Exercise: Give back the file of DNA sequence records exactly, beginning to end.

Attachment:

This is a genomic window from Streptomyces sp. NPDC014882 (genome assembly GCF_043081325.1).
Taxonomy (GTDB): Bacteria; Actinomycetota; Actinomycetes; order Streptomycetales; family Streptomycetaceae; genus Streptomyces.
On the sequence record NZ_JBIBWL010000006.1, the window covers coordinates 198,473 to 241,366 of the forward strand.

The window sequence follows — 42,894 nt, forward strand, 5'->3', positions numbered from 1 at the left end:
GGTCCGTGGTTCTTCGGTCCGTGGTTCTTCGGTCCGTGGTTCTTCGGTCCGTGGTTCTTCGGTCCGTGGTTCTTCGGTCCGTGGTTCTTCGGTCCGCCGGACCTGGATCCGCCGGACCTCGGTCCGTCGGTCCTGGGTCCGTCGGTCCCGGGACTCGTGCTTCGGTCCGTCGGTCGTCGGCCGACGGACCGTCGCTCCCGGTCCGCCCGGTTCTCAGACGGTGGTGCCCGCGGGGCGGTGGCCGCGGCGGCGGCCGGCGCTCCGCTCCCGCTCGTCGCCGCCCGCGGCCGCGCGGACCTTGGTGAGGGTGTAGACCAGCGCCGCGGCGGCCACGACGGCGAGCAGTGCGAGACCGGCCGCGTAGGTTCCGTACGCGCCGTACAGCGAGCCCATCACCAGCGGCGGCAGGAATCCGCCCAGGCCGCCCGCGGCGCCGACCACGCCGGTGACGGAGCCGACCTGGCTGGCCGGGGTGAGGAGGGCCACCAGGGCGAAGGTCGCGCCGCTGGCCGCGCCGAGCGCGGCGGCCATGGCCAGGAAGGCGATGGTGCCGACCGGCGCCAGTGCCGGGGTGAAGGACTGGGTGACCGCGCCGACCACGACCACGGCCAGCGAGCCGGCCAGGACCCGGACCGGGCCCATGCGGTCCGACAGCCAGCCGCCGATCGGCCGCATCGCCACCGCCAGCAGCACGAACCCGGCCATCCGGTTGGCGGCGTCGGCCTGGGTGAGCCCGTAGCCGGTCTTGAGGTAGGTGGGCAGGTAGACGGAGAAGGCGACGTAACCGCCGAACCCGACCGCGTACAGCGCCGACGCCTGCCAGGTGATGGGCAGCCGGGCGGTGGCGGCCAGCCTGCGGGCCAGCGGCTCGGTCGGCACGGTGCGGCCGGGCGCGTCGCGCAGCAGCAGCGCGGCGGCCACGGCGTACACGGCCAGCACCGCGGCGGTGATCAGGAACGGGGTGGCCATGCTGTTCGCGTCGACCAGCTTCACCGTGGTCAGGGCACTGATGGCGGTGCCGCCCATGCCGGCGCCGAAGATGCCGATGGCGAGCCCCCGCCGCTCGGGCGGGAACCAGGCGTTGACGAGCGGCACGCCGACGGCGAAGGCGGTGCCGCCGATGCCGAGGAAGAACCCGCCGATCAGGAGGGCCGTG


This is a genomic window from Streptomyces sp. NPDC014882 (genome assembly GCF_043081325.1).
Taxonomy (GTDB): Bacteria; Actinomycetota; Actinomycetes; order Streptomycetales; family Streptomycetaceae; genus Streptomyces.
On the sequence record NZ_JBIBWL010000006.1, the window covers coordinates 198,473 to 241,366 of the forward strand.

The window sequence follows — 42,894 nt, forward strand, 5'->3', positions numbered from 1 at the left end:
GGTCCGTGGTTCTTCGGTCCGTGGTTCTTCGGTCCGTGGTTCTTCGGTCCGTGGTTCTTCGGTCCGTGGTTCTTCGGTCCGTGGTTCTTCGGTCCGCCGGACCTGGATCCGCCGGACCTCGGTCCGTCGGTCCTGGGTCCGTCGGTCCCGGGACTCGTGCTTCGGTCCGTCGGTCGTCGGCCGACGGACCGTCGCTCCCGGTCCGCCCGGTTCTCAGACGGTGGTGCCCGCGGGGCGGTGGCCGCGGCGGCGGCCGGCGCTCCGCTCCCGCTCGTCGCCGCCCGCGGCCGCGCGGACCTTGGTGAGGGTGTAGACCAGCGCCGCGGCGGCCACGACGGCGAGCAGTGCGAGACCGGCCGCGTAGGTTCCGTACGCGCCGTACAGCGAGCCCATCACCAGCGGCGGCAGGAATCCGCCCAGGCCGCCCGCGGCGCCGACCACGCCGGTGACGGAGCCGACCTGGCTGGCCGGGGTGAGGAGGGCCACCAGGGCGAAGGTCGCGCCGCTGGCCGCGCCGAGCGCGGCGGCCATGGCCAGGAAGGCGATGGTGCCGACCGGCGCCAGTGCCGGGGTGAAGGACTGGGTGACCGCGCCGACCACGACCACGGCCAGCGAGCCGGCCAGGACCCGGACCGGGCCCATGCGGTCCGACAGCCAGCCGCCGATCGGCCGCATCGCCACCGCCAGCAGCACGAACCCGGCCATCCGGTTGGCGGCGTCGGCCTGGGTGAGCCCGTAGCCGGTCTTGAGGTAGGTGGGCAGGTAGACGGAGAAGGCGACGTAACCGCCGAACCCGACCGCGTACAGCGCCGACGCCTGCCAGGTGATGGGCAGCCGGGCGGTGGCGGCCAGCCTGCGGGCCAGCGGCTCGGTCGGCACGGTGCGGCCGGGCGCGTCGCGCAGCAGCAGCGCGGCGGCCACGGCGTACACGGCCAGCACCGCGGCGGTGATCAGGAACGGGGTGGCCATGCTGTTCGCGTCGACCAGCTTCACCGTGGTCAGGGCACTGATGGCGGTGCCGCCCATGCCGGCGCCGAAGATGCCGATGGCGAGCCCCCGCCGCTCGGGCGGGAACCAGGCGTTGACGAGCGGCACGCCGACGGCGAAGGCGGTGCCGCCGATGCCGAGGAAGAACCCGCCGATCAGGAGGGCCGTG